Deal’s many untitled views of Albuquerque attempted to flood an entire wall in this room, barely managing to fill the space. And then finally a successful attempt at filling the space. The curators attempted the same corner-hugging line of installation used in room one with the photos by Schott. These photos were all from a series where Schott documented Motels along Route 66. The crazy architecture of these buildings flows from image to image around the corner like following an arrow-shaped street sign.
This room was entirely used for the husband and wife team Bernd and Hilla Becher, artist nine and ten. The series of mine architecture and coal manufacturing plants were hung in groupings. One of the works in this room was from the original New Topographics (the tarnished silver frame signified this) was actually a series set into a grouping in the same frame. All the other works in addition to being hung on high, stark white walls, were also framed with in white frames. Oh the little details like frames!
After this last official room of the works from the original New Topographics came two other (what LACMA would say were) contextualizing rooms. In the one room with windows opening up onto Wilshire Boulevard were works by Smithson, Graham and my favorite Turrell. The Turrell piece was a sort of ephemera from his Roden Crater project which makes me go crazy whenever I think about it.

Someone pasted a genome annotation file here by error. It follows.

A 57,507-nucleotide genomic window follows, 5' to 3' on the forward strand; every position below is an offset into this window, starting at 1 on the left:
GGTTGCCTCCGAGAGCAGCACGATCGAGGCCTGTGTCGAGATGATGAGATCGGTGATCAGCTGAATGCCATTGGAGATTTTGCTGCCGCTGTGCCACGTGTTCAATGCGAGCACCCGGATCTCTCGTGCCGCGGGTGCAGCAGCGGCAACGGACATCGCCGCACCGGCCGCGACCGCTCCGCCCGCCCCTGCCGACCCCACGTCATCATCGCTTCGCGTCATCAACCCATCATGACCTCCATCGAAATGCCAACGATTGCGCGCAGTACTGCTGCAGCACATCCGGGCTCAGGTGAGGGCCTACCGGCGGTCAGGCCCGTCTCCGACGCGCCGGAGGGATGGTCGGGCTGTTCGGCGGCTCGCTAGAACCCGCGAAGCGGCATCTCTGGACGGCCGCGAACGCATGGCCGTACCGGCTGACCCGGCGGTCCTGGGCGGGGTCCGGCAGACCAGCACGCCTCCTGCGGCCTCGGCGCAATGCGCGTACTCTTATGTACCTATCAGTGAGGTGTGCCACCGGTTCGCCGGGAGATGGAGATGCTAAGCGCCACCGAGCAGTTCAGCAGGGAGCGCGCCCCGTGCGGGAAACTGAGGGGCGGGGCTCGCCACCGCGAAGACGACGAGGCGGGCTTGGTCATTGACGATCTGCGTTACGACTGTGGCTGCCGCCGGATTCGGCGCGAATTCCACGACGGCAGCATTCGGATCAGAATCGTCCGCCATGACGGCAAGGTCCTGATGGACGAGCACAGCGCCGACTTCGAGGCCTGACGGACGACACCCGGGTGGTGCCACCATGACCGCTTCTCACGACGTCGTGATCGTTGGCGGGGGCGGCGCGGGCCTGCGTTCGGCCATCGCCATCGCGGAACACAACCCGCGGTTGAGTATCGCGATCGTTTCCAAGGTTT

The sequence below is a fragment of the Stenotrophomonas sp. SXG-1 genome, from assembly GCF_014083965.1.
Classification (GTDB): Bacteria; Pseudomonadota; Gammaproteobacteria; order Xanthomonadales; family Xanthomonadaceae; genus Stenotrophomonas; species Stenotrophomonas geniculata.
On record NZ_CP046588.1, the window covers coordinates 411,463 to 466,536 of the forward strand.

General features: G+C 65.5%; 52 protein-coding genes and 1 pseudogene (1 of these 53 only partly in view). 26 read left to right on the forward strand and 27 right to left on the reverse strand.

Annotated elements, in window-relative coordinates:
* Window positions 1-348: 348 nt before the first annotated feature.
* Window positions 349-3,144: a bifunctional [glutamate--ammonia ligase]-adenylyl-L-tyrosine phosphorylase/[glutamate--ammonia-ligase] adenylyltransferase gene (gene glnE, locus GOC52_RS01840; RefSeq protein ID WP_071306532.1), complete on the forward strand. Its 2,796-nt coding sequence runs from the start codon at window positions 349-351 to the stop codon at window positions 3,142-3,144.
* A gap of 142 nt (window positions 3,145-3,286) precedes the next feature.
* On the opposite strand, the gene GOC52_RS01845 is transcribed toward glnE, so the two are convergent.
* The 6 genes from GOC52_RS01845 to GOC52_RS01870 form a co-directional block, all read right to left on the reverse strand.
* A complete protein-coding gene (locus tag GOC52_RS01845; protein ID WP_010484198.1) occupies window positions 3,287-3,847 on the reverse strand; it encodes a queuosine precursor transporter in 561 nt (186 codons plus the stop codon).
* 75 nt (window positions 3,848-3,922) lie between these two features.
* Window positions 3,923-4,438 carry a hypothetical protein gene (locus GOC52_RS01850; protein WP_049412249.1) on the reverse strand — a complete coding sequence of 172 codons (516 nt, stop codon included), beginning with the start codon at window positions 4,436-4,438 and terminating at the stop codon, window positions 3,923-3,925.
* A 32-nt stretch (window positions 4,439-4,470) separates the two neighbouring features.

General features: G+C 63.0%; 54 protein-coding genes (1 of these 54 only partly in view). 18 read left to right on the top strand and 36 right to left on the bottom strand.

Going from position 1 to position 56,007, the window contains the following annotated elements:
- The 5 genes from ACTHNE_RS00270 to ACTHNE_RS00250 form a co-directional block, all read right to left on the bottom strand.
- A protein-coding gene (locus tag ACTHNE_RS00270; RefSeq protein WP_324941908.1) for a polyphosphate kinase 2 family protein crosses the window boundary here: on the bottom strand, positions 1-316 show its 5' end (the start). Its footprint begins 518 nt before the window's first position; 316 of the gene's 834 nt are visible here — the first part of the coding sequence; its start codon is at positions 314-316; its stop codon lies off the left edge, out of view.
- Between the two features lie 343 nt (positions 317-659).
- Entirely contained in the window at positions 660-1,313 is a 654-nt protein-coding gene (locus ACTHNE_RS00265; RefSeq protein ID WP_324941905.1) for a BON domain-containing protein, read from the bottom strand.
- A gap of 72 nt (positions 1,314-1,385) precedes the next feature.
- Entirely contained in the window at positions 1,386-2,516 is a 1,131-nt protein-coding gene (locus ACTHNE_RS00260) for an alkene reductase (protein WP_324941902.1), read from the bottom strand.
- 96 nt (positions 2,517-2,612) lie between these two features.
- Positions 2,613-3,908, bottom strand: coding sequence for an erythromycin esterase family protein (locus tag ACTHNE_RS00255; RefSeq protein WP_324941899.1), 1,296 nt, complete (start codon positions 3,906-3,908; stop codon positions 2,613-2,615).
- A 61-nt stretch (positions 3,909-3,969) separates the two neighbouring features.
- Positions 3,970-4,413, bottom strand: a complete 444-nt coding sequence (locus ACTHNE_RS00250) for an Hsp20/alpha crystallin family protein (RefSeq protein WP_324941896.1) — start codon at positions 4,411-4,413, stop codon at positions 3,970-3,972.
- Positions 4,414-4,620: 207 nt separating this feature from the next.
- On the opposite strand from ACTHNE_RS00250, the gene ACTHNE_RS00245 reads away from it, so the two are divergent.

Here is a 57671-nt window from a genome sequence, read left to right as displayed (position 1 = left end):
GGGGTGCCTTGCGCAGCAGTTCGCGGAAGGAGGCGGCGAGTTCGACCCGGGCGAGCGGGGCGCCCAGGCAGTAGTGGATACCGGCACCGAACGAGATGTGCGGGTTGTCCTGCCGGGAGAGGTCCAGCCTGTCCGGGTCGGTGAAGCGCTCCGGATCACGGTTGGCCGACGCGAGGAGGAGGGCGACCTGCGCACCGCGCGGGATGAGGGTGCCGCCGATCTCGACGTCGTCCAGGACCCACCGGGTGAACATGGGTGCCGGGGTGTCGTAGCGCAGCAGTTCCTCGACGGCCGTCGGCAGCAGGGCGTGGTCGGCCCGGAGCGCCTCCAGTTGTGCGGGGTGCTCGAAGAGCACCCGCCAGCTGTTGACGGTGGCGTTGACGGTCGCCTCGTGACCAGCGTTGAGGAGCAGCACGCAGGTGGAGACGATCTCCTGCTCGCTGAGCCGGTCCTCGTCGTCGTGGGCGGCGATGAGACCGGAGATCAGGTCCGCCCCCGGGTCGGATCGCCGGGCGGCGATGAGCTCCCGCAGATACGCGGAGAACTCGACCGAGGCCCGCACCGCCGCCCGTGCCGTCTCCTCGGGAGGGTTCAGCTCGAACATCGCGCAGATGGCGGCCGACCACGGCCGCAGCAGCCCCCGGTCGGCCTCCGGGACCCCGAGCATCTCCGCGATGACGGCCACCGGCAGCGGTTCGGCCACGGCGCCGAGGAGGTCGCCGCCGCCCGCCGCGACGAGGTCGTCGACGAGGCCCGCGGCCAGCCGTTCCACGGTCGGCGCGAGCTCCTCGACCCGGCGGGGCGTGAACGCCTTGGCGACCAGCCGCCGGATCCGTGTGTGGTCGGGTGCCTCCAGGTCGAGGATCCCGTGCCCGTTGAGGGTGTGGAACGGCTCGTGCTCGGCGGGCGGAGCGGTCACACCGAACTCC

In the final room, which was a kind of screening room was the space created by the Center for Land Use Interpretation. On the far wall was projected a commissioned piece about oil and landscape with a bench set in front of it. Along another wall were two computers for viewing the Center’s website. Plastered above the computers where poster for some of the center’s previous exhibitions which looked like a college student’s dorm room. And obnoxiously there was another living room type space. I mentioned this in the Beuys inquisition were LACMA curators set up an awkward sitting area with cushy chairs and reading materials.
So final conclusions: The photographs in the exhibition spoke for themselves; there was no need for all the extra stuff that was supposed there for context. Sure there was a lot of white walls, but if the curators had just embraced the white expanse full heartedly instead of half-heartedly the installation would have been far superior.